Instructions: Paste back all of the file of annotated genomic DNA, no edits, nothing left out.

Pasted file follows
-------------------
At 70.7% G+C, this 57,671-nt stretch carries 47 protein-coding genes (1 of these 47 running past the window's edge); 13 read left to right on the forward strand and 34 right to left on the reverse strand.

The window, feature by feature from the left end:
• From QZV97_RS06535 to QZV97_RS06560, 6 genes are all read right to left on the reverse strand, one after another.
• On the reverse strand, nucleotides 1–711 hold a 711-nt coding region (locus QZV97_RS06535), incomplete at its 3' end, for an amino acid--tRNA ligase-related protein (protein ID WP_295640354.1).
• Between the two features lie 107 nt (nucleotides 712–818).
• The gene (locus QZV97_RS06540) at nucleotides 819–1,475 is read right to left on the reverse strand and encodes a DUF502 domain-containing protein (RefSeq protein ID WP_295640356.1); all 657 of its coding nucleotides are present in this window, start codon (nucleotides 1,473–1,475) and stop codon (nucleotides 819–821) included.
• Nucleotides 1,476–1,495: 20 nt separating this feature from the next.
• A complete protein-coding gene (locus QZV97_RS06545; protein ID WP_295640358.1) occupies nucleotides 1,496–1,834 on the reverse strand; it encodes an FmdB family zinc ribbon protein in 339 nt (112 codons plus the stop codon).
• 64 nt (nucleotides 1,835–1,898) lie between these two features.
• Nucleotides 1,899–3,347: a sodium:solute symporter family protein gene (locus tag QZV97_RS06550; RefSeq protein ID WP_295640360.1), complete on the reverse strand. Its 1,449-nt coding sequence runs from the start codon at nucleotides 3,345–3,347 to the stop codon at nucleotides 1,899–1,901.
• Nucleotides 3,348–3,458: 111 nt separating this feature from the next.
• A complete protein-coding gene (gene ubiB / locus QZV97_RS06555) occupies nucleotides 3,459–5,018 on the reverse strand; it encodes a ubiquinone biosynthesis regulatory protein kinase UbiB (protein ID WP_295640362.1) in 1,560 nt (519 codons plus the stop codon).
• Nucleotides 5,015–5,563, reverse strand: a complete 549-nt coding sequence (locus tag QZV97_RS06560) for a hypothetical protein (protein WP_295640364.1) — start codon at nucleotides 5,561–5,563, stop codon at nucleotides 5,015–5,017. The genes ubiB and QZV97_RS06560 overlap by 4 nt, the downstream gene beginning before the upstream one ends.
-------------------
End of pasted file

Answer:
At 70.7% G+C, this 57,671-nt stretch carries 47 protein-coding genes (1 of these 47 running past the window's edge); 13 read left to right on the forward strand and 34 right to left on the reverse strand.

The window, feature by feature from the left end:
• From QZV97_RS06535 to QZV97_RS06560, 6 genes are all read right to left on the reverse strand, one after another.
• On the reverse strand, nucleotides 1–711 hold a 711-nt coding region (locus QZV97_RS06535), incomplete at its 3' end, for an amino acid--tRNA ligase-related protein (protein ID WP_295640354.1).
• Between the two features lie 107 nt (nucleotides 712–818).
• The gene (locus QZV97_RS06540) at nucleotides 819–1,475 is read right to left on the reverse strand and encodes a DUF502 domain-containing protein (RefSeq protein ID WP_295640356.1); all 657 of its coding nucleotides are present in this window, start codon (nucleotides 1,473–1,475) and stop codon (nucleotides 819–821) included.
• Nucleotides 1,476–1,495: 20 nt separating this feature from the next.
• A complete protein-coding gene (locus QZV97_RS06545; protein ID WP_295640358.1) occupies nucleotides 1,496–1,834 on the reverse strand; it encodes an FmdB family zinc ribbon protein in 339 nt (112 codons plus the stop codon).
• 64 nt (nucleotides 1,835–1,898) lie between these two features.
• Nucleotides 1,899–3,347: a sodium:solute symporter family protein gene (locus tag QZV97_RS06550; RefSeq protein ID WP_295640360.1), complete on the reverse strand. Its 1,449-nt coding sequence runs from the start codon at nucleotides 3,345–3,347 to the stop codon at nucleotides 1,899–1,901.
• Nucleotides 3,348–3,458: 111 nt separating this feature from the next.
• A complete protein-coding gene (gene ubiB / locus QZV97_RS06555) occupies nucleotides 3,459–5,018 on the reverse strand; it encodes a ubiquinone biosynthesis regulatory protein kinase UbiB (protein ID WP_295640362.1) in 1,560 nt (519 codons plus the stop codon).
• Nucleotides 5,015–5,563, reverse strand: a complete 549-nt coding sequence (locus tag QZV97_RS06560) for a hypothetical protein (protein WP_295640364.1) — start codon at nucleotides 5,561–5,563, stop codon at nucleotides 5,015–5,017. The genes ubiB and QZV97_RS06560 overlap by 4 nt, the downstream gene beginning before the upstream one ends.